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‘Terribly let down’: Whistleblowing trainee solicitor hits back at strike off decision

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Emily Scott was struck off after reporting fraud

📸 De Vita Platt Solicitors (credit: Google)

A young solicitor who was struck off after blowing the whistle on misconduct at her former firm has said she felt “terribly let down” by the regulator.

As reported by Legal Cheek, Emily Scott was removed from the roll last week despite a disciplinary tribunal accepting she’d been “deceived, pressured, bullied and manipulated” by a senior lawyer at the firm. Although expressing “considerable sympathy” for the now 31-year-old, the tribunal said the “horrendous” working environment did not excuse her dishonesty in matters concerning client funds.

Speaking in the wake of the decision, Scott has criticised both the Solicitors Regulation Authority (SRA) and the Solicitors Disciplinary Tribunal (SDT) for failing to adequately protect her. Scott, who left Lincolnshire outfit De Vita Platt Solicitors in November 2014, told the Sunday Telegraph:

“They encourage you to give them information then hang you out to dry. This could potentially prevent others coming forward in the legal world.”

The two solicitors who ran the firm, Jonathan De Vita and Christopher Platt, were also struck off for falsifying bills, misappropriating client funds and misleading the regulators.

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Reflecting on her decision not to blow the whistle sooner, something she was criticised for by the tribunal at the time, Scott continued:

“Whenever I questioned what they were asking me to do Mr Platt would say I could be replaced easily and there were hundreds of law graduates desperate for training contracts… I was trying to leave, but was told by recruitment companies that not completing my training at De Vita Platt could be frowned upon by other employers. I was between a rock and a hard place.”

According to the judgment, Scott waited almost two years to report the misconduct, two months after she had completed her training contract and had left the firm. She admitted falsifying bills, but told the tribunal she had been “under the instruction of Mr Platt”.

Arguing that people should not be punished for bringing wrongdoing to the attention of the regulator, Scott added:

“I’m not a dishonest person. I acted naively and have now lost a career that I had pursued since the age of 18. The governing body and tribunal has punished me for doing the right thing.”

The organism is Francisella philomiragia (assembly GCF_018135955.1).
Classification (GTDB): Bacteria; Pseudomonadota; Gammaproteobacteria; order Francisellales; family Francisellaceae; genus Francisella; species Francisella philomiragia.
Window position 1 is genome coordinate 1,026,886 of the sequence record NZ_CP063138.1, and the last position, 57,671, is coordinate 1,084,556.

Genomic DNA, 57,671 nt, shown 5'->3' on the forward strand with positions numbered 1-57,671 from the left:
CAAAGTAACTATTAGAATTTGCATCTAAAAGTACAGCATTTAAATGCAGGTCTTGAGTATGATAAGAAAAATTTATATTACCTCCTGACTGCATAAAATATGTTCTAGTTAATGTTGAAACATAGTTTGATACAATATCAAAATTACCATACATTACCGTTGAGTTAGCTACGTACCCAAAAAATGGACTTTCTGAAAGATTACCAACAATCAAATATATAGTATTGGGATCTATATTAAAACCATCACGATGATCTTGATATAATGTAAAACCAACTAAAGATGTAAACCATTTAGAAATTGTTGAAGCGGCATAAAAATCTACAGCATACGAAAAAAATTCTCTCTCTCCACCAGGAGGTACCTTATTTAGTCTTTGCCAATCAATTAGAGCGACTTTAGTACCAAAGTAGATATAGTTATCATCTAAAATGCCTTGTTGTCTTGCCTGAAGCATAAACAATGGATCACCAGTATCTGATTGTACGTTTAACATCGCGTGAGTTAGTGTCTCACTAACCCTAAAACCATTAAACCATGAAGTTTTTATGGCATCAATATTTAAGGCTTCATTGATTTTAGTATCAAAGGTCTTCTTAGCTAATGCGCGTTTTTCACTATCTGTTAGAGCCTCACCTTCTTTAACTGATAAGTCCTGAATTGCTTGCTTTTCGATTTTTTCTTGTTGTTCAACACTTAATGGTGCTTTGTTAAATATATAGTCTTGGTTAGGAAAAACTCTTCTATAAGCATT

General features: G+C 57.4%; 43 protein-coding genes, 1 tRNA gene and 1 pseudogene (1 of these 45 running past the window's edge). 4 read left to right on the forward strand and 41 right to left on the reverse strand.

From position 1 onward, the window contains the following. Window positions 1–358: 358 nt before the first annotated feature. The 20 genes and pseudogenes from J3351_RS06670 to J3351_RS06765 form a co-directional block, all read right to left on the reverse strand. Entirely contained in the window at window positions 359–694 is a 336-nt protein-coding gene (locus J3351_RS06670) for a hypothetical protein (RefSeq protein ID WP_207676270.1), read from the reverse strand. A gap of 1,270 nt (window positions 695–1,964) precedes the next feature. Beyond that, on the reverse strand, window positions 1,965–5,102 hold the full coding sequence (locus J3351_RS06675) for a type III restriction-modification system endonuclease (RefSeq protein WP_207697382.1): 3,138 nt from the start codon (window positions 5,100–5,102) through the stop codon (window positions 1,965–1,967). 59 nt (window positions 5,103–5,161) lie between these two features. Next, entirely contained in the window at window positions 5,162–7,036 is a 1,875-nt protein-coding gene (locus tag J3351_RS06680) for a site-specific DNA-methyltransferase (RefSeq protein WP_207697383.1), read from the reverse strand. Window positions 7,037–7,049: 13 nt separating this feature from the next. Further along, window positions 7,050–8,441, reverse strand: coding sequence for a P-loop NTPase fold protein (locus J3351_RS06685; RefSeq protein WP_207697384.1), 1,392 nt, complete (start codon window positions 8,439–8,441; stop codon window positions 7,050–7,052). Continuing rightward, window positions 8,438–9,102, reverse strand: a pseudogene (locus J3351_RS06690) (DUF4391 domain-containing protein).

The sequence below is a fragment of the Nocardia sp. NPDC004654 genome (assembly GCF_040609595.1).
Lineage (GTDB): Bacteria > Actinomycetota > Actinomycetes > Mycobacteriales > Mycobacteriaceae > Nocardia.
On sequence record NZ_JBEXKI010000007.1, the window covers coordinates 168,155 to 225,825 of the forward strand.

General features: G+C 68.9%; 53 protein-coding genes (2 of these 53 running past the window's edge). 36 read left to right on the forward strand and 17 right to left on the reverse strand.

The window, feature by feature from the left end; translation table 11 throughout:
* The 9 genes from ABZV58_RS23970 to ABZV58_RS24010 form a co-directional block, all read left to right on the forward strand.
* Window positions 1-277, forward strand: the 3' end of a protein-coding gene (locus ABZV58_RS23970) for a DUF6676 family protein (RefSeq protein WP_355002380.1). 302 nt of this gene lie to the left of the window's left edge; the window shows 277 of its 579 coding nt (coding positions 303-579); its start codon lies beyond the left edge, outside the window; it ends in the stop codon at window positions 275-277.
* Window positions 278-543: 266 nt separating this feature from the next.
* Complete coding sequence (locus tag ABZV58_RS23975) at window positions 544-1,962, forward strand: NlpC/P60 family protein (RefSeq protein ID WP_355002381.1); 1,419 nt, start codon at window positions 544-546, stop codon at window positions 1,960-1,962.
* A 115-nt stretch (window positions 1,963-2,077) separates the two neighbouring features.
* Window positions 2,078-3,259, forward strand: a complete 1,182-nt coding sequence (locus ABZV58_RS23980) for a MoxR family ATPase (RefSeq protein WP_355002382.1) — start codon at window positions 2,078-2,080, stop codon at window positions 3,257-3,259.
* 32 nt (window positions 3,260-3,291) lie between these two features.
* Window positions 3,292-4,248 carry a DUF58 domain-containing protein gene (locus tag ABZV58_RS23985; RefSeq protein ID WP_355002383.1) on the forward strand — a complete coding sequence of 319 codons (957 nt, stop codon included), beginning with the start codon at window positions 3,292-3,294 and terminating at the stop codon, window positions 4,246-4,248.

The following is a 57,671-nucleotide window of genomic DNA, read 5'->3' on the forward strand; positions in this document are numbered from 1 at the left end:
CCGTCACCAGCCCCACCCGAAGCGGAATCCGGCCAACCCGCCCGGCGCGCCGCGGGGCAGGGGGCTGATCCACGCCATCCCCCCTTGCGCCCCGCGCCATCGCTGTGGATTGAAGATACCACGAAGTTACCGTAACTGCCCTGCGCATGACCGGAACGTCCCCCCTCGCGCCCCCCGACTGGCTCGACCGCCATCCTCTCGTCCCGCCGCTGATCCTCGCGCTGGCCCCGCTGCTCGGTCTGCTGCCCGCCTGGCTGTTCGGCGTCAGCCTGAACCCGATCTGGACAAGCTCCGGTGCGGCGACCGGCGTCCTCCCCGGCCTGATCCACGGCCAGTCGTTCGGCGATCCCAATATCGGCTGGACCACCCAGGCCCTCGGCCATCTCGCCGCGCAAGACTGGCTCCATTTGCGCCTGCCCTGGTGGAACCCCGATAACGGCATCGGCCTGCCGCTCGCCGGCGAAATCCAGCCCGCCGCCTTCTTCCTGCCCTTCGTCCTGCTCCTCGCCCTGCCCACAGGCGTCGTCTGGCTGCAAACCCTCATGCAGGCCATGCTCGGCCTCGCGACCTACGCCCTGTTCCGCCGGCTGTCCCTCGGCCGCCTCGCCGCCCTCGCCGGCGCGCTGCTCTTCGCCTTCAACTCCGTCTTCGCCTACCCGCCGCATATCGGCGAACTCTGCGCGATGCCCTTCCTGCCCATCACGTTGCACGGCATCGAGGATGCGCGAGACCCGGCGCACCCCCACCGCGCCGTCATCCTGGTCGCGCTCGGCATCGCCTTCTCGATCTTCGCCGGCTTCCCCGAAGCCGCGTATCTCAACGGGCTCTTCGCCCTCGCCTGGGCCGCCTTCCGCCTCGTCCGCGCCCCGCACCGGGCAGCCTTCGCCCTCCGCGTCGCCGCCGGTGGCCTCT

An SRA spokesperson declined to comment on Scott’s case specifically, but said:

“Solicitors must act with integrity, and that includes reporting serious misconduct. Our whistleblowers’ charter sets out that if someone is involved in wrongdoing, reporting to us can act as mitigation, particularly if done promptly.

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71 Comments

Annon

I can see why she was so stuck. I think striking her off is harsh. She did the right thing and now she is being punished. It would 100% deter me from coming forward.

(158)(5)

Anon

Agree entirely. Very difficult time for trainees with competition and it can be very difficult to come forward against people you are meant to be learning from.

Striking off is far too harsh a punishment in these circumstances.

It would certainly put me off from coming forward at all.

(85)(3)

Anonymous

This ^

(3)(2)

Anonymous

I think this is the intention. They don’t want to encourage whistleblowing.
She was coercively controlled. Abuse of power. Typical behaviour of abusers and the people judging the victim side with the perpetrators, punish the victim.
Classic. Needs to be called out!

(0)(0)

Anonymous

Poor guy. Does not deserve this at all.

(3)(34)

Anonymous

Did you read the article or are you sorry for the males only?

(29)(10)

Happily Married

Some people don’t know their left from their right. Some people get their nouns and pronouns confused when talking about gender. Then there is my wife, who does not know left from right, right from left, he from she, she from he, him from her and her from him. I have never heard my wife use the words ‘guys’ or ‘gals’ and I would not want to teach her as she would be sure to get it wrong. The one thing I do know is that despite not knowing right from left my wife does know right from and wrong and that is why I married her.

(5)(6)

Just my humble opinion but...

It’s a difficult one for everyone involved. From the SRAs perspective you can’t be seen to be allowing someone to be complicit in fraud / dishonesty EVEN when there is an element of bullying / etc. involved. I have the utmost sympathy for Ms Scott but I think the wider message here is to blow the whistle before getting involved in what is a crime of dishonesty. I concede that this may have the effect of reducing whistle-blowing for those who may ultimately face the same fate as Ms Scott, but in a profession that puts so much emphasis on acting honestly and with integrity I don’t really see how the SRA could have genuinely dealt with it any other way without opening up several cans of worms.

(24)(26)

FmrCityLawFirmWorker

Dear SRA responder,